Being raised a city girl I never really thought in middle age I would be such a farm animal FREAK. Like freak out over goats, chickens, ducks, turkeys, the list could go on and on. I have been at this hobby for almost five years now. I always want MORE and in the spring it hits me pretty bad. My husband is fine with it because he would rather be financially responsible for animals than more children so we have our two AWESOME boys and a backyard full of well loved and pampered critters, mostly chickens. Chickens do not require college educations, orthodontics, or piano lessons. Well maybe piano lessons if you are one of those chicken keepers.
I am not that chicken keeper, the one who has chandeliers in her coop and an herb dispenser with freshly dried organic, uhhh, whatever it is those ladies use. No that’s not me. In some regards I wish I were like that, maybe one day I could paint my coop and hang a few pictures, I’m not much on organics though. No, my chickens might be considered a little ‘hood. I have roosters that are meaner than Mike Tyson and I can only feed them if I enter their pen with a large bucket for them to attack while I attempt to fill up their feed bowl. I love them anyways, it is an abusive relationship. All of my chickens are tough, not all of them are mean though, perhaps indifferent would be a good way to describe most of my flock. The ducks are downright anti social. They have all faced down hawks, raccoons, chihuahuas, snakes, and 90% have lived to tell the tale. Their coop is not heated and their housekeeper has been known to call in sick, regularly. She is a bit of a slacker, but don’t call the authorities, it does get done.
What those birds do have is an endless supply of layer pellets, water at all times, and they forage for whatever they can find in their quite extensive run that was built out after the predator issues. My chickens have some real estate. They have claimed it on Zillow. I will throw in some food scraps from the house every now and then. All of them get treats everyday in the form of birdseed, it is not what they live on and I do not confess to know if this is good for them or not but they love it, like I love my cookies, we all have vices. Don’t judge.
My chickens thrive without the fluff. I have lost chickens to predators during free ranging and when my run was not yet fortified. I did loose one hen to a choking incident and that was really strange. I was in denial for a few minutes when it happened but fortunately I had a good friend there yelling, “GIRL THAT CHICKEN IS DEAD!”, everyone needs that friend. Maybe I’ll write about that one day. For the record all of my chickens have been buried in my pet graveyard. I guess I am THAT kind of chicken keeper.
The mama hen and her babies in the featured picture are all alive and well down in my chicken pen as I write this blog, all grown up and egg laying. They were my biggest triumph and also my greatest heartache. In the few years I have been keeping chickens I raised many baby chicks to adulthood, this was the second time I let a hen go broody and hatch babies. Most of my chickens were lovingly raised in my guest bathroom tub, with a heat lamp and round the clock in house attention. What took this hatch up a notch was I ordered baby chicks from a hatchery, their arrival carefully coincided with the hatching of this hen’s eggs. I slipped those little doodles right under her and she was not one bit the wiser. It was what I called a level 10 chicken keeping move. She hatched four “biological” and had four “adopted”. In my over confidence I did fail. I lost one of those sweet adopted babies that had traveled through the post to me by a tragic food bowl incident. They were tiny but I didn’t think tiny enough to get into that feeder. One did and died. It broke my heart when I found it a few hours later. They can’t live long without Mama’s heat.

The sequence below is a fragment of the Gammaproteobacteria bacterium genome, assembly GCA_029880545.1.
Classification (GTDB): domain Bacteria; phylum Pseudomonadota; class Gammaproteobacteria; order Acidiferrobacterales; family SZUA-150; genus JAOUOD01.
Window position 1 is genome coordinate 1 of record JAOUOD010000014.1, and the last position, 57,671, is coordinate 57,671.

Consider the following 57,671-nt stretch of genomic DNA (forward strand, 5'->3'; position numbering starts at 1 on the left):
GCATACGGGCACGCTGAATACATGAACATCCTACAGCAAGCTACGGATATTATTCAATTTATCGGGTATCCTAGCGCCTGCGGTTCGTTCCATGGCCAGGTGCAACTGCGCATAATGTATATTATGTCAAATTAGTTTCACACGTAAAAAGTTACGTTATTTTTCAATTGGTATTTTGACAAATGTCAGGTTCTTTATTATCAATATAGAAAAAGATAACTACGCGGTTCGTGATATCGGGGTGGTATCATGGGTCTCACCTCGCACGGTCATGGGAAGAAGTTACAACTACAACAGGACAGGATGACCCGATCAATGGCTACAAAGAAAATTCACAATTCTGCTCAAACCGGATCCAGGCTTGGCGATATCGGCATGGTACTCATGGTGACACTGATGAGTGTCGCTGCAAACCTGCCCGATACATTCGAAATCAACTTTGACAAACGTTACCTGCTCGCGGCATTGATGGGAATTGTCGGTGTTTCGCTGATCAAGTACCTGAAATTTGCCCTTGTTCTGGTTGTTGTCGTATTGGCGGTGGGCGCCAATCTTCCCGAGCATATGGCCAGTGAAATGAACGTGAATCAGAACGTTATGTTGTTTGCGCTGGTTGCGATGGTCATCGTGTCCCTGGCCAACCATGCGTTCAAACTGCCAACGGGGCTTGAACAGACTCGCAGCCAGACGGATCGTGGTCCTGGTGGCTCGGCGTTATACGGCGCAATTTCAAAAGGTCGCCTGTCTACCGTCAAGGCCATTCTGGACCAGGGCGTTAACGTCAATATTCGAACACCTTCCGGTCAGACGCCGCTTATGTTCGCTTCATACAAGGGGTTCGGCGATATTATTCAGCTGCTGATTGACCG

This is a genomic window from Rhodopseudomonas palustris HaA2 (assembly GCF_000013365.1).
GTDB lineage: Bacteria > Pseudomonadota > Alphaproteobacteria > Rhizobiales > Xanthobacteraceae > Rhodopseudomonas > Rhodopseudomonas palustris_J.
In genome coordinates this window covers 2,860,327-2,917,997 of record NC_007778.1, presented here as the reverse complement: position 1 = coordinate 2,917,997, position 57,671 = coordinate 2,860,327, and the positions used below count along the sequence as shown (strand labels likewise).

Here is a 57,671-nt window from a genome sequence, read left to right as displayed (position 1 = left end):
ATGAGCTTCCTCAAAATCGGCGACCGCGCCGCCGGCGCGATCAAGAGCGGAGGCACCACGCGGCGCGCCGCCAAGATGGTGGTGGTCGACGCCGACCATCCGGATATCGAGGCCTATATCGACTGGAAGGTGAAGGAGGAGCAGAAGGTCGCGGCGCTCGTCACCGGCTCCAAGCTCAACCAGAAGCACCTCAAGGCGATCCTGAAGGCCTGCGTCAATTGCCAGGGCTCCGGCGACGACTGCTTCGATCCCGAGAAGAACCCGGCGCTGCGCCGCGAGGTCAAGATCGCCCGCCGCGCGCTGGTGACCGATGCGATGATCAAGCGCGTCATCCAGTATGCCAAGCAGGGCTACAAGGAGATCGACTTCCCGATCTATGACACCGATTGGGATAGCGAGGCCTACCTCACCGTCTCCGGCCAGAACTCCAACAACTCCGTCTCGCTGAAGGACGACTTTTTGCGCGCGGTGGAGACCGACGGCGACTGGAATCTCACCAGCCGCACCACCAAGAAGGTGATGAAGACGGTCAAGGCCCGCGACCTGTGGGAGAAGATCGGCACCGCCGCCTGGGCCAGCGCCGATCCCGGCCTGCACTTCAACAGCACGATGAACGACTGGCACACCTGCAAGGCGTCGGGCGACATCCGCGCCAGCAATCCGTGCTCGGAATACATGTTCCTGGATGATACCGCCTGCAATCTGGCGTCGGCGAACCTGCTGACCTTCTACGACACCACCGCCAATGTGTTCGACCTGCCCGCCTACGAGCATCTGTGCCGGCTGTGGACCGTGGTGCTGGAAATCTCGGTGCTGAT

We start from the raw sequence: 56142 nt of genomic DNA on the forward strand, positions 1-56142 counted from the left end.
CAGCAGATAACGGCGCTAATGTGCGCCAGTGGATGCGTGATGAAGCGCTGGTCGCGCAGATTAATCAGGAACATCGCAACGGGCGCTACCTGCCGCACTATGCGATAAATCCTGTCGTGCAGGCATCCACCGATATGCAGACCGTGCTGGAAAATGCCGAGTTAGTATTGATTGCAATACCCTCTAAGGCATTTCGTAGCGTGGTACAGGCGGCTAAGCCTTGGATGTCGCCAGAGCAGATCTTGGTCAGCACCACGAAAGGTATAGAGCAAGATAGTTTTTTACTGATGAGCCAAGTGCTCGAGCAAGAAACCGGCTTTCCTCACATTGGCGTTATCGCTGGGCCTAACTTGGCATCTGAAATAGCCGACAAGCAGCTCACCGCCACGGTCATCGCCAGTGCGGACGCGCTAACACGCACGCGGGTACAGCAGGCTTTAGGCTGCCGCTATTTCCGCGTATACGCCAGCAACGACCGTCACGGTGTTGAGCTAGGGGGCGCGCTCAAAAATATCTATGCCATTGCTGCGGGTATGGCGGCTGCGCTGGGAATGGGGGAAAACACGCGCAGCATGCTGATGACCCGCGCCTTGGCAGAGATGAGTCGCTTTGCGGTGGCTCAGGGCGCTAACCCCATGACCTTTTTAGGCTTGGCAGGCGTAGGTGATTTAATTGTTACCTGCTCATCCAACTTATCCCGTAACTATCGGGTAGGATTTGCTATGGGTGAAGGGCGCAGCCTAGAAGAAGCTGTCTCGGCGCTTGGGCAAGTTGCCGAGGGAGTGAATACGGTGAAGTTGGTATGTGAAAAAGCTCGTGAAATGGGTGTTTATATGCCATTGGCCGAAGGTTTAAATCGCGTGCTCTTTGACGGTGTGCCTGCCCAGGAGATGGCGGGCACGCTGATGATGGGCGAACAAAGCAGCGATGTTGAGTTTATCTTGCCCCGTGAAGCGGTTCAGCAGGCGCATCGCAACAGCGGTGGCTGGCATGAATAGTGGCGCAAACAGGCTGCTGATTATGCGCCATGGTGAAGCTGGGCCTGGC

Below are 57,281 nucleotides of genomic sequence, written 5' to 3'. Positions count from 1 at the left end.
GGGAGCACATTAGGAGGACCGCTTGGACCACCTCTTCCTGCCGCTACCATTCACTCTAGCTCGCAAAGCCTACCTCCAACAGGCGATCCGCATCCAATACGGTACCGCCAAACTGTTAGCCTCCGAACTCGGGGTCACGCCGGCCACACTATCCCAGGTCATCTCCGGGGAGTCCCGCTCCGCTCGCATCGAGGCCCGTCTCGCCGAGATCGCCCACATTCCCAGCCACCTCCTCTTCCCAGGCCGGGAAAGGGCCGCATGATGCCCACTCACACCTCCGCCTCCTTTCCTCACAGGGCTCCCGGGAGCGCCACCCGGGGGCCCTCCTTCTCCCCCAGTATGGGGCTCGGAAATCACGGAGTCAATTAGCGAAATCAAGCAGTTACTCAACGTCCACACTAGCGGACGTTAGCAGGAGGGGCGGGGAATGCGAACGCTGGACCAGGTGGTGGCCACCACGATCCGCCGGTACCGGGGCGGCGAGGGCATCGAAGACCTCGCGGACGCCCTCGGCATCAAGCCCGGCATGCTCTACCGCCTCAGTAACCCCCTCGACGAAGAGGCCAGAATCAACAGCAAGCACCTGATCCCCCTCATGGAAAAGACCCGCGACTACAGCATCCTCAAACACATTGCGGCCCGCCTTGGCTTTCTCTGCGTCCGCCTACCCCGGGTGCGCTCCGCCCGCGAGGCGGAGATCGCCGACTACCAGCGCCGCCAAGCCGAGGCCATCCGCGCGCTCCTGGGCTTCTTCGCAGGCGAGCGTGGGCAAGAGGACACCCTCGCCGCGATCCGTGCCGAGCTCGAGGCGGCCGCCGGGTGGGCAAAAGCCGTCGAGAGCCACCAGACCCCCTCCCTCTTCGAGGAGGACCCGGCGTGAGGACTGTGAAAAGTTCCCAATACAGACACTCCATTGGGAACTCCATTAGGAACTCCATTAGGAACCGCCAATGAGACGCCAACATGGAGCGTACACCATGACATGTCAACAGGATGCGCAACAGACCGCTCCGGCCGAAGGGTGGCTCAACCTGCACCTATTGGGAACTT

I share this bit because it is discouraging to lose the babies. A wise man once told me that if you have live stock you will have dead stock. I’ve repeated that saying a million times every time it happens. I am that one though that mourns the deaths. Every single time it breaks my heart. I scream, and cry, and clutch my non existent pearls, and I write eulogies that would make a funeral director proud. Funeral directors run in our family so maybe that is why it comes naturally to me. It is therapeutic. I have written some great ones. Pulitzer Prize winning ones in my humble opinion. Although my husband wouldn’t let me publish them at the time because he said people won’t get my humor in grief, so I have those tucked back. It is hard when you loose one of your farm babies. Especially if it is because of an oversight on your part. The death of this one was my fault so in my sincere heartbreak I wrote a poem. My version of a Haiku, if you know what that is, I had forgotten but was reminded in one of my kid’s home school Literature programs. So without further adieu, here is my Haiku (sorry), in honor of my baby chick I lost this time last year.
Baby Chicks Yay
Travel by Train, Plane, Automobile
New Mom is Trying Hard
Only to Have One Freeze in Jar
This is not one of my best memorials, I know it is awful quite honestly, I believe I wrote it in the amount of time it takes me to walk from the coop to the house, I may have paused by the woodpile long enough to thumb out the letters in the notes app on my phone. That app is where I ran across it and thought I should put it out here for prosperity’s sake. It is time for spring chicks, I’m thinking baby quail this year!!! I hope your chicks all grow to be big, beautiful, egg laying hens. If you lose one don’t take it too hard. It goes with the territory. Keep on keeping on keeping chickens, and ducks, and goats, and all the other creatures God has given us to be in charge of.